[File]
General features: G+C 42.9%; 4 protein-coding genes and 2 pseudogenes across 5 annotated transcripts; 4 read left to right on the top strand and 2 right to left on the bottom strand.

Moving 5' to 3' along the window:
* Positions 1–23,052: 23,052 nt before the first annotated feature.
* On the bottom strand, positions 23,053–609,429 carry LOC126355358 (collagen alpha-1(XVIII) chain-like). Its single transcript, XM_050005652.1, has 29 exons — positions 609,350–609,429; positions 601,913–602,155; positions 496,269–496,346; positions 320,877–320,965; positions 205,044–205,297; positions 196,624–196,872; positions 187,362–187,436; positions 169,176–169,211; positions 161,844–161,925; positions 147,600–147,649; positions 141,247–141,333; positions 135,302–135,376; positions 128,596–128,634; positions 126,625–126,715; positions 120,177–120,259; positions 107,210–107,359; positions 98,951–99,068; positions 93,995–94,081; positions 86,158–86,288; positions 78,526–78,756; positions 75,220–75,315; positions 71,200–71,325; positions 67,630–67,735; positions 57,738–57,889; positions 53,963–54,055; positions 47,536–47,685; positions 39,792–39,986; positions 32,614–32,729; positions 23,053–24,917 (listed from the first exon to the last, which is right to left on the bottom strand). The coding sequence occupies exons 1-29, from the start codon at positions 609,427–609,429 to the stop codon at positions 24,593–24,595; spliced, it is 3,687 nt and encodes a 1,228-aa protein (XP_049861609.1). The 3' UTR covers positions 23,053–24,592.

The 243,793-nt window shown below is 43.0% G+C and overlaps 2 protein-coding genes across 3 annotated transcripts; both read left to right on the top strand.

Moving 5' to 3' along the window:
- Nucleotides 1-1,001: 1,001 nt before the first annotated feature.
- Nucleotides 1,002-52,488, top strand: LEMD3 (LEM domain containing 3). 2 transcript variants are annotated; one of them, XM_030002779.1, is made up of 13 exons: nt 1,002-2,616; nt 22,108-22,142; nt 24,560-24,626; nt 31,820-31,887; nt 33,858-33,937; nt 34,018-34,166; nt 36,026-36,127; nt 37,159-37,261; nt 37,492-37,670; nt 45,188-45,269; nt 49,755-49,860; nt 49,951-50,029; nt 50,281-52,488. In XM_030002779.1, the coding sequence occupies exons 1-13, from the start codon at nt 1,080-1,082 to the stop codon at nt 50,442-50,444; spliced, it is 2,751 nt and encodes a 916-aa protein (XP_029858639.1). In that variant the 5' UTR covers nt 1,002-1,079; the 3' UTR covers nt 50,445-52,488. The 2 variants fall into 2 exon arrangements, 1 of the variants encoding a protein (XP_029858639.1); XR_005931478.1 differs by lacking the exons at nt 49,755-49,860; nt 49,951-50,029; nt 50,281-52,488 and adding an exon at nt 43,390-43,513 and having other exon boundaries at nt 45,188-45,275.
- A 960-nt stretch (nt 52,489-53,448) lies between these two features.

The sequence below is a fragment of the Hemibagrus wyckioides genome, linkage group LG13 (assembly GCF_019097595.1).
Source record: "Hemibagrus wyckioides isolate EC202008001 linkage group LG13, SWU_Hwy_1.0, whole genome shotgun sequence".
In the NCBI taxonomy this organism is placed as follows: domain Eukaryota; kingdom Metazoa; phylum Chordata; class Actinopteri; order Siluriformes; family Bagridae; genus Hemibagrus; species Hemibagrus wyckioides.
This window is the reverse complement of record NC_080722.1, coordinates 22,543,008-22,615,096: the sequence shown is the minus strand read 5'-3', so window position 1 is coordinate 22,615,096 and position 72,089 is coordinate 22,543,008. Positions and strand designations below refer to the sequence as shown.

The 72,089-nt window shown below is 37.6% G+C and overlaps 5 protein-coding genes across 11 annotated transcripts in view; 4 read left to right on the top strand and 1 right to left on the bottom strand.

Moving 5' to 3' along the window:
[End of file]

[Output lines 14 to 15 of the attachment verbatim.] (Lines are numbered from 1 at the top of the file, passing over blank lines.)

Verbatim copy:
The 72,089-nt window shown below is 37.6% G+C and overlaps 5 protein-coding genes across 11 annotated transcripts in view; 4 read left to right on the top strand and 1 right to left on the bottom strand.

Moving 5' to 3' along the window: